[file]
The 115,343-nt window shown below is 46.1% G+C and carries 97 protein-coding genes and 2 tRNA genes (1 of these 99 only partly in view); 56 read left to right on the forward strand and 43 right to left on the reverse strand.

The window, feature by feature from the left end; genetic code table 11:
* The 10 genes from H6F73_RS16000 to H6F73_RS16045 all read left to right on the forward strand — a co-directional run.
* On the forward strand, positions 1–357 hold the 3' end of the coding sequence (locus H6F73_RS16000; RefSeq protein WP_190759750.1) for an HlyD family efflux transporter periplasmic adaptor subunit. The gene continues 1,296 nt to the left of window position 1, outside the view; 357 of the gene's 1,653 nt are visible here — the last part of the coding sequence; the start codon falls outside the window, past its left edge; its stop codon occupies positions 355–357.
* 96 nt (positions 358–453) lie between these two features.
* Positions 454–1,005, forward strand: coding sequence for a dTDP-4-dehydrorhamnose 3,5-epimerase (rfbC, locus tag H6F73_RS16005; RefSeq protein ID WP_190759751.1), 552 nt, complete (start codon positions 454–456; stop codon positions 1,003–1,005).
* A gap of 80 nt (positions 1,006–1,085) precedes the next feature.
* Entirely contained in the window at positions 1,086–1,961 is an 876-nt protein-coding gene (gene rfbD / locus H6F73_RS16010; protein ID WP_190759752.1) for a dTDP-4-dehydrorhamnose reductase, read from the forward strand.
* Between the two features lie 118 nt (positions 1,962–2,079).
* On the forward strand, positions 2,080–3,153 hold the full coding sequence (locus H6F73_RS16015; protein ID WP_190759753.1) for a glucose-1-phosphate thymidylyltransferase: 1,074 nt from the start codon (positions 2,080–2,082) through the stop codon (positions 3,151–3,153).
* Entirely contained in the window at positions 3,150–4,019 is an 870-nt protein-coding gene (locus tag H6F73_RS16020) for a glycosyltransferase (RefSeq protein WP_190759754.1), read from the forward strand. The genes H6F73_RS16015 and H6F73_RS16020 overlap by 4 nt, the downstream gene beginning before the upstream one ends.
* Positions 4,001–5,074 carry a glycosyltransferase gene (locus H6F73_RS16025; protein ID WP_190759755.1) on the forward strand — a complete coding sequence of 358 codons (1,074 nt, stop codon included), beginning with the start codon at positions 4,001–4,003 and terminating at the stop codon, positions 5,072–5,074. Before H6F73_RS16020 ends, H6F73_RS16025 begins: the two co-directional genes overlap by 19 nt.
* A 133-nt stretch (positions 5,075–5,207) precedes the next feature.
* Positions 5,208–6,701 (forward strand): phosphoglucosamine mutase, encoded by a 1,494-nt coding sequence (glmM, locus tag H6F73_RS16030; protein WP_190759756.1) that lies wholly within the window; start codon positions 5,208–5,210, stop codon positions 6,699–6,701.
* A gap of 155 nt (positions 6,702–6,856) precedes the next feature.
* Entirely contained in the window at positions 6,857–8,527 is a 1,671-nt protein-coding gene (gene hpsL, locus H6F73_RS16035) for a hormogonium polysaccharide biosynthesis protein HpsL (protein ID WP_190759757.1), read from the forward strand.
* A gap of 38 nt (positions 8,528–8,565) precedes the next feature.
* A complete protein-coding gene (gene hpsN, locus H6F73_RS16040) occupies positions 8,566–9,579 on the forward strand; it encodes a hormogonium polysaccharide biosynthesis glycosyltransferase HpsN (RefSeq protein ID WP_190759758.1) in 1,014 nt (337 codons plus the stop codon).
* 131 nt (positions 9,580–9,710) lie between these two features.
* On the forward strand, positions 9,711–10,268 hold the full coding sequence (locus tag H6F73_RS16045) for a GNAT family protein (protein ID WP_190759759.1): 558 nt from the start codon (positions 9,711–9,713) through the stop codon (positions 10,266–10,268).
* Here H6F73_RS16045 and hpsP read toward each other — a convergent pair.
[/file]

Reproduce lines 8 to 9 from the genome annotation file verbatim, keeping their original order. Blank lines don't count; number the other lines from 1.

* Entirely contained in the window at positions 1,086–1,961 is an 876-nt protein-coding gene (gene rfbD / locus H6F73_RS16010; protein ID WP_190759752.1) for a dTDP-4-dehydrorhamnose reductase, read from the forward strand.
* Between the two features lie 118 nt (positions 1,962–2,079).